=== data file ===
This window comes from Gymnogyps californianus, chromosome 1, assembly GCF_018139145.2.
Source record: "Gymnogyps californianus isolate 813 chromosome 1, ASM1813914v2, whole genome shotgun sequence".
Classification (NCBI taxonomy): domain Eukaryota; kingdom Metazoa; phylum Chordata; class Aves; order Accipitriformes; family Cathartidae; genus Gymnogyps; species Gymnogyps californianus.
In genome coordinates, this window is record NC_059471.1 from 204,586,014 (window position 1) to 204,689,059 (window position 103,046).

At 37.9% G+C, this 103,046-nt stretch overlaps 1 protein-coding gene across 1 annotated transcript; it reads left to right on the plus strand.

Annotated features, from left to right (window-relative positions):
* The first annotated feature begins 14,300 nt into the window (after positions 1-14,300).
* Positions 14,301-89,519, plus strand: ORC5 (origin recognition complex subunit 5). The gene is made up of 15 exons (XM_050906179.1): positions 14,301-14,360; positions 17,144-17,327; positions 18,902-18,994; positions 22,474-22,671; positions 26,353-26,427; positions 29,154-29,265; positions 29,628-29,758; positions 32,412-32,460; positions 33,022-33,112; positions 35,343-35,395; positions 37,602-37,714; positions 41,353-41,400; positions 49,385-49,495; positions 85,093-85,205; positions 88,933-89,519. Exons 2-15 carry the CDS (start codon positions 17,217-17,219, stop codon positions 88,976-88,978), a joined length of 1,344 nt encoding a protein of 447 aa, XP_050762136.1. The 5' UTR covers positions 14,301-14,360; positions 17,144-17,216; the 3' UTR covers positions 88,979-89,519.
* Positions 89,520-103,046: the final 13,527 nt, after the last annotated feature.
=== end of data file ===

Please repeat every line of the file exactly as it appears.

This window comes from Gymnogyps californianus, chromosome 1, assembly GCF_018139145.2.
Source record: "Gymnogyps californianus isolate 813 chromosome 1, ASM1813914v2, whole genome shotgun sequence".
Classification (NCBI taxonomy): domain Eukaryota; kingdom Metazoa; phylum Chordata; class Aves; order Accipitriformes; family Cathartidae; genus Gymnogyps; species Gymnogyps californianus.
In genome coordinates, this window is record NC_059471.1 from 204,586,014 (window position 1) to 204,689,059 (window position 103,046).

At 37.9% G+C, this 103,046-nt stretch overlaps 1 protein-coding gene across 1 annotated transcript; it reads left to right on the plus strand.

Annotated features, from left to right (window-relative positions):
* The first annotated feature begins 14,300 nt into the window (after positions 1-14,300).
* Positions 14,301-89,519, plus strand: ORC5 (origin recognition complex subunit 5). The gene is made up of 15 exons (XM_050906179.1): positions 14,301-14,360; positions 17,144-17,327; positions 18,902-18,994; positions 22,474-22,671; positions 26,353-26,427; positions 29,154-29,265; positions 29,628-29,758; positions 32,412-32,460; positions 33,022-33,112; positions 35,343-35,395; positions 37,602-37,714; positions 41,353-41,400; positions 49,385-49,495; positions 85,093-85,205; positions 88,933-89,519. Exons 2-15 carry the CDS (start codon positions 17,217-17,219, stop codon positions 88,976-88,978), a joined length of 1,344 nt encoding a protein of 447 aa, XP_050762136.1. The 5' UTR covers positions 14,301-14,360; positions 17,144-17,216; the 3' UTR covers positions 88,979-89,519.
* Positions 89,520-103,046: the final 13,527 nt, after the last annotated feature.